Here’s a list of the bills we’ve summarized so far, ordered by the number of users tracking them:

  1. H.J.Res. 15: A bill to repeal presidential term limits
  2. S. 150, H.R. 437: Assault Weapons Ban of 2013
  3. H.R. 138, S. 33: Large Capacity Ammunition Feeding Device Act
  4. H.R. 142, S. 35: Stop Online Ammunition Sales Act of 2013
  5. H.R. 21: NRA Members’ Gun Safety Act of 2013
  6. H.R. 141: Gun Show Loophole Closing Act of 2013
  7. H.R. 193: Seed Availability and Competition Act of 2013
  8. S. 22: Gun Show Background Check Act of 2013
February 9, 2013

Winter 2013 Updates 1

By Josh Tauberer. Categorized in Site News, Uncategorized.

We’ve added historical information on bills from 1951-1978 and made some other improvements to the site recently. Here are the details:

  • Using the Statutes at Large, the compilation of laws enacted by Congress, we’ve added enacted bills from 1951-1972 into GovTrack. For example, here’s Civil Rights Act of 1964 (H.R. 7151 in the 88th Congress). You can search and browse them on the advanced search page.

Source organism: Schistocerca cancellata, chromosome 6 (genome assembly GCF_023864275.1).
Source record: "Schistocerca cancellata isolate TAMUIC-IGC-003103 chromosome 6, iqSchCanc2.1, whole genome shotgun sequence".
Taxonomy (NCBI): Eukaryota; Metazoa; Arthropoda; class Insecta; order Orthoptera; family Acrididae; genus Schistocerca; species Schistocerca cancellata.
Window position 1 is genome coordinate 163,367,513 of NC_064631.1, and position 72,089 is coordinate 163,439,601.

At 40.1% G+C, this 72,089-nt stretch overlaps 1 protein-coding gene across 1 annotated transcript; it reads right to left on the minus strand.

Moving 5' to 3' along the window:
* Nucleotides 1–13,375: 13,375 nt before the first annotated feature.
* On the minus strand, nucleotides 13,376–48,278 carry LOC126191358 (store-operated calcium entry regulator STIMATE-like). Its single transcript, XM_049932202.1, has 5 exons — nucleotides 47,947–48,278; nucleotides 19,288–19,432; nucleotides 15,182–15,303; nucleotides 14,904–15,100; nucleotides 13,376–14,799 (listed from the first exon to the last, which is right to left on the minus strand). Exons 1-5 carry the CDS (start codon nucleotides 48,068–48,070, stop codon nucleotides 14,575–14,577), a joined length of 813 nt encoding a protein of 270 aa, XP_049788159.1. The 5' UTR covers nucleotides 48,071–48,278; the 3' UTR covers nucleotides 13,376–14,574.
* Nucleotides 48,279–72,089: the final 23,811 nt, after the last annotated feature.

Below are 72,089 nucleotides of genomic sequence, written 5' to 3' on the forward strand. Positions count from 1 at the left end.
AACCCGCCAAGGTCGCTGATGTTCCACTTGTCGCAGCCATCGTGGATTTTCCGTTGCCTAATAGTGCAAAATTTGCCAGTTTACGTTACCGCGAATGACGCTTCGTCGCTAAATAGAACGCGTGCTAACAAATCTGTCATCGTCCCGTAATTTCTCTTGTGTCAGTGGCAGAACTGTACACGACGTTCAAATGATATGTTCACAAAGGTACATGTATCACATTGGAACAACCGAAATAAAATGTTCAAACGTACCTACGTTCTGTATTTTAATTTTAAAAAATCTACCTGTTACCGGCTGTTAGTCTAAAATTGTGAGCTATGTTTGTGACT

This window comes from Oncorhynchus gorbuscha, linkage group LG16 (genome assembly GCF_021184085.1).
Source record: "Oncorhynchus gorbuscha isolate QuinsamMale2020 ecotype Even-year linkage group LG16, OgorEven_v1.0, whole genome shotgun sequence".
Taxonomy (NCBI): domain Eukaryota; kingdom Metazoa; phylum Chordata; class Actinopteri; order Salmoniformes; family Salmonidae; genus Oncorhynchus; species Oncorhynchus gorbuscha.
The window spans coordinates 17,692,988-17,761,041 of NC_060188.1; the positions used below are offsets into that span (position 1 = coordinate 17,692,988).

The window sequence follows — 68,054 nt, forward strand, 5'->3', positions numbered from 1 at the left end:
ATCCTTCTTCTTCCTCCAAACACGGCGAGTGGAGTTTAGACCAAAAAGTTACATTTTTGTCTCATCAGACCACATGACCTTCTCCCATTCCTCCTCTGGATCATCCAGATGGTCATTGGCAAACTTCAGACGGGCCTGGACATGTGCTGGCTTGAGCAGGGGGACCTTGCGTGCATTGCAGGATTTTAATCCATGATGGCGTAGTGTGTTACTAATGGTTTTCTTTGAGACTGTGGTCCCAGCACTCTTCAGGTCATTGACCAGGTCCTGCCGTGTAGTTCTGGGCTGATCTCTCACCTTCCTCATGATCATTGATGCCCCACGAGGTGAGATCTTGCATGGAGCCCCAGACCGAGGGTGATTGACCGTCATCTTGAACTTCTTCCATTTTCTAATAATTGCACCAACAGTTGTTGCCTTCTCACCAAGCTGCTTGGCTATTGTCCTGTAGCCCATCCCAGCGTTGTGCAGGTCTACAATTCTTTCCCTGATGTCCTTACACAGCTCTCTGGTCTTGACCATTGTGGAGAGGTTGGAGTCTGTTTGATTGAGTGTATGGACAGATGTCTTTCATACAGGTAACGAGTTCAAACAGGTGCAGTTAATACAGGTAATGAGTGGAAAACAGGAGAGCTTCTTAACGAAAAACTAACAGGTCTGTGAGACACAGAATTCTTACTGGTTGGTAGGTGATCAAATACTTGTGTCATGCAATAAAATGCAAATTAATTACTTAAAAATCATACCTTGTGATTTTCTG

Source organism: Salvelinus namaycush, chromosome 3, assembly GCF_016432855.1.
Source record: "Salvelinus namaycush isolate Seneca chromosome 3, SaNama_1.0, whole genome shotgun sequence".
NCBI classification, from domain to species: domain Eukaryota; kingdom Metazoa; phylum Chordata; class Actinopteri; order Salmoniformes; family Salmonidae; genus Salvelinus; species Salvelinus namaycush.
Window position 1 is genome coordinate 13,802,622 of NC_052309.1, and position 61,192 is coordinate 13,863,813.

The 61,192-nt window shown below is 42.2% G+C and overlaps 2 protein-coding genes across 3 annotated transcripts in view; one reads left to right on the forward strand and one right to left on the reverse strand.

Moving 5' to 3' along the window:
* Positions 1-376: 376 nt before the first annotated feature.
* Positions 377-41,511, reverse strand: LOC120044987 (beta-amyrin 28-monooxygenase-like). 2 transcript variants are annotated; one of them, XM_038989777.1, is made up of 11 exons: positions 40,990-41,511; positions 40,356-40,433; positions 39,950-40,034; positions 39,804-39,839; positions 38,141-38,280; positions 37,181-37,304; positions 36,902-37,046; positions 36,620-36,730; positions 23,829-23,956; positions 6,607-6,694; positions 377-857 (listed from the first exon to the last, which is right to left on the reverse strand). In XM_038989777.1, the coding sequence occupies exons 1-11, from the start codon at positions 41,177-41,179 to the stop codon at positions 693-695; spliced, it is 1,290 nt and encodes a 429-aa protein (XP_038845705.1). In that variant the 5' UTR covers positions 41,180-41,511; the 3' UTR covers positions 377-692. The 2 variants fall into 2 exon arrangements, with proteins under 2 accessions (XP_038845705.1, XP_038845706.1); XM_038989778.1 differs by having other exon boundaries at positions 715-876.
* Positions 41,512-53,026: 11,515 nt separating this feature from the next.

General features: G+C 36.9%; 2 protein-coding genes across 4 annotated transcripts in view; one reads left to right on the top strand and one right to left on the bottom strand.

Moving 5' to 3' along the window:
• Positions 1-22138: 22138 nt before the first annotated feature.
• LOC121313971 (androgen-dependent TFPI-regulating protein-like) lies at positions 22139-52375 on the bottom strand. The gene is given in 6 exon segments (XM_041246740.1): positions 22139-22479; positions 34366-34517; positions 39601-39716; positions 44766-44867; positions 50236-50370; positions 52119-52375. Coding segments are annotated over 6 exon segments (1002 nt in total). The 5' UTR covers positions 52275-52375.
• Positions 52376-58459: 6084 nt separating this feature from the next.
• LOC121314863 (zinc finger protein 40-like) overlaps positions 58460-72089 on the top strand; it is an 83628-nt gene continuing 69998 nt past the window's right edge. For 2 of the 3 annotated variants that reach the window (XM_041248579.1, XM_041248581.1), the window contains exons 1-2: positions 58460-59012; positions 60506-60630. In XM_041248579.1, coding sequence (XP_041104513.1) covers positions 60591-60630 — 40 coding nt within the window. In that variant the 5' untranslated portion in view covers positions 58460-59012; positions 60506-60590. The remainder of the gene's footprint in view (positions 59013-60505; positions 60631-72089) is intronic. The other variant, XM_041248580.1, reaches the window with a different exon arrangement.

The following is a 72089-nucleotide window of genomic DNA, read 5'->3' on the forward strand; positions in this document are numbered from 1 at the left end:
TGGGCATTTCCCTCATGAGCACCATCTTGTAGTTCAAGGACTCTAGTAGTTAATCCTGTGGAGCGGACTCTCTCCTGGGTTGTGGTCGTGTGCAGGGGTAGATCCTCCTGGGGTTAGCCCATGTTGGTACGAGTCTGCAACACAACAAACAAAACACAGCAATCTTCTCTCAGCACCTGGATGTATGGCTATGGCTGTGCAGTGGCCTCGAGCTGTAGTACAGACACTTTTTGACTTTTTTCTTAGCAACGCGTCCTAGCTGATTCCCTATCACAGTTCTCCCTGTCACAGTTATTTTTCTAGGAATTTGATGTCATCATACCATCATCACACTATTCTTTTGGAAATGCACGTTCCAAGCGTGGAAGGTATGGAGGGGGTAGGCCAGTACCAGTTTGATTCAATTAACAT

• We also added bills and resolutions from the 93-95th Congresses (1973-1978). Previously we only went back to the 96th Congress (1979-1980).
  • To explain the new data, we added a new coverage table to the About page.
  • When you share a bill or vote page on Facebook, it’ll now include a thumbnail image.
  • We improved the account settings page. That’s the page when you click your email address at the top of the page, if you’re logged in.
  • On pages for Members of Congress, there’s now a link to their page on the C-SPAN website, where you can see videos of their floor speeches. Try with Sen. Mary Landrieu. (Thanks to The New York Times for contributing the data.)